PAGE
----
Alternatively you can just put your lips around the end of the pipette and suck. This is known as mouth pipetting and is a pretty stupid practice as if you suck too much the liquid will end up in your mouth, easy to do if the volume of the pipette is only a few ml.
posted by bap98189 at 3:08 AM on January 6, 2006

There could be a whole Web site dedicated to hot scientists mouth pipetting.

Although, when I worked at one of the pharmacology labs at the Unviersity of Minnesota (cleaning pipettes, by the way), hot scientists were not exactly superabundant.
posted by Astro Zombie at 3:15 AM on January 6, 2006

Peleus balls work okay, but as they age they get less elastic (plasticiser leaches out of them or something) and thus less precise. Mouth pipetting really is the most precise way to move quantities of liquid in the 1-20ml range, especially as it leaves your hands free ... except it's also the most hazardous.

Hmm. Wonder if there'd be a market for a hybrid device? With a mouthpiece, but a membrane separating the air chamber you suck on from the pipette itself, so that there's no path for fluid or gaseous material to flow into your mouth?
posted by cstross at 3:41 AM on January 6, 2006

I was taught to mouth pipette in chem in college. By an instructor who was blind in one eye and had a collapsed lung. From lab accidents.
posted by deep_cover at 4:36 AM on January 6, 2006

Mouth pipetting really is the most precise way to move quantities of liquid in the 1-20ml range

I'll use one of these, thanks!
posted by purplemonkie at 4:53 AM on January 6, 2006

Mouth-pipetting is (or was) safe with a trap: the pipette drains into to a flask with rubber tubing and the flask is attached to your mouthpiece by a separate piece of rubber tubing. If you suck too hard everything goes into the flask, not your mouth. It takes more skill to pipette this way because there is a much greater volume of air in the system but it does make it essentially impossible to suck in hazardous material.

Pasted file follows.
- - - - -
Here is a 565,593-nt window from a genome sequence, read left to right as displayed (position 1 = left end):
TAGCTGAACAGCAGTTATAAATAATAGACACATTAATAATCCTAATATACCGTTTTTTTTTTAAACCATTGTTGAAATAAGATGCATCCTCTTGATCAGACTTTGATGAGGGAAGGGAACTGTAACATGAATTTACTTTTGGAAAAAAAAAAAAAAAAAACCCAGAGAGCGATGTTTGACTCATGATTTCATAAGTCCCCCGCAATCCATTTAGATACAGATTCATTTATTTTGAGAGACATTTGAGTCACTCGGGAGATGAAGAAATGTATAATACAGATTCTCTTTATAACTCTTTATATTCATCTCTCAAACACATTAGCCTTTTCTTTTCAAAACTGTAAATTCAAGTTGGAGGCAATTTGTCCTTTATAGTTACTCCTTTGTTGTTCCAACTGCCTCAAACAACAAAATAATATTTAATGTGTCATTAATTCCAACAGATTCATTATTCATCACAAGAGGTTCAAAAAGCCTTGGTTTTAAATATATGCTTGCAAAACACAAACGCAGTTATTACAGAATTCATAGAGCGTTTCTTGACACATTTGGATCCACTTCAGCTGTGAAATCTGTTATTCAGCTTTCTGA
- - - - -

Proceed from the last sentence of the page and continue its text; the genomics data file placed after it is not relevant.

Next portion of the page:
purplemonkie: when I was last doing this stuff many years ago we used pipet-aids only when we didn't need precise volume measurement, e.g. when washing tissue cultures, and mouth-pipettes when accuracy was required. I assume pipet-aids have since become more accurate.
posted by TimeFactor at 5:09 AM on January 6, 2006

TimeFactor: yeah, it seems that there has been substantial improvement in pipet aid accuracy over the years. Mouth pipetting is extremely rare nowadays; in fact, it's been forbidden in every lab I've worked in, even for harmless substances.
posted by purplemonkie at 5:58 AM on January 6, 2006

Mouth pipetting really is the most precise way to move quantities of liquid in the 1-20ml range...

I echo the WTF? here. There are any number of dispenser systems that are as quantitative as a pipette and don't end up killing you from lung or liver or kidney failure. Manual glass pipettes are seriously outdated, there are better ways of moving liquids around in every case I've ever run across.

Seriously, anyone pulling that shit in one of our labs would be put on warning right away. We don't need the liability headaches.
posted by bonehead at 7:11 AM on January 6, 2006

Yeah, I've just had a look through one of our catalogues: Cole-Parmer sell fixed-volume eppindorf-types (+/- 0.3%) up to 50 mL at about $125 per, and variable volume ones up to 20 mL (+/- 0.1%) up to 20mL for not much more. That's in just a couple of minutes. Why the heck would anyone want to risk their health with a glass bulb and a cranky bit of rubber if these are available?
posted by bonehead at 7:21 AM on January 6, 2006

Mouth pipetting is totally OUT. If you don't nose pipette these days, you're nobody.
posted by shoos at 8:38 AM on January 6, 2006

mouth pipetting seems to me like sending anthrax letters and licking the envelopes to seal them...
posted by qvantamon at 8:59 AM on January 6, 2006

Still, it's hard to understand how this could have happened in a laboratory setting.

good lord. do you know *anybody* who works in bio labs? these are the slackest places on the planet.
posted by 3.2.3 at 11:44 AM on January 6, 2006

do you know *anybody* who works in bio labs?

As a matter of fact, I do. We do toxicology work with academic and (Canadian) national labs. I've never seen anything remotely like the behaviour described above. Remember, this isn't some lab working with a vegetative species, this is a BSL-2 organism. The people I know working in high(er)-hazard labs are pretty darn careful.
posted by bonehead at 12:36 PM on January 6, 2006

Crikey, it sounds like most everyone in that lab wants to be on Darwin's shortlist. WTF, not getting a vaccination? GAH!
posted by five fresh fish at 6:21 PM on January 6, 2006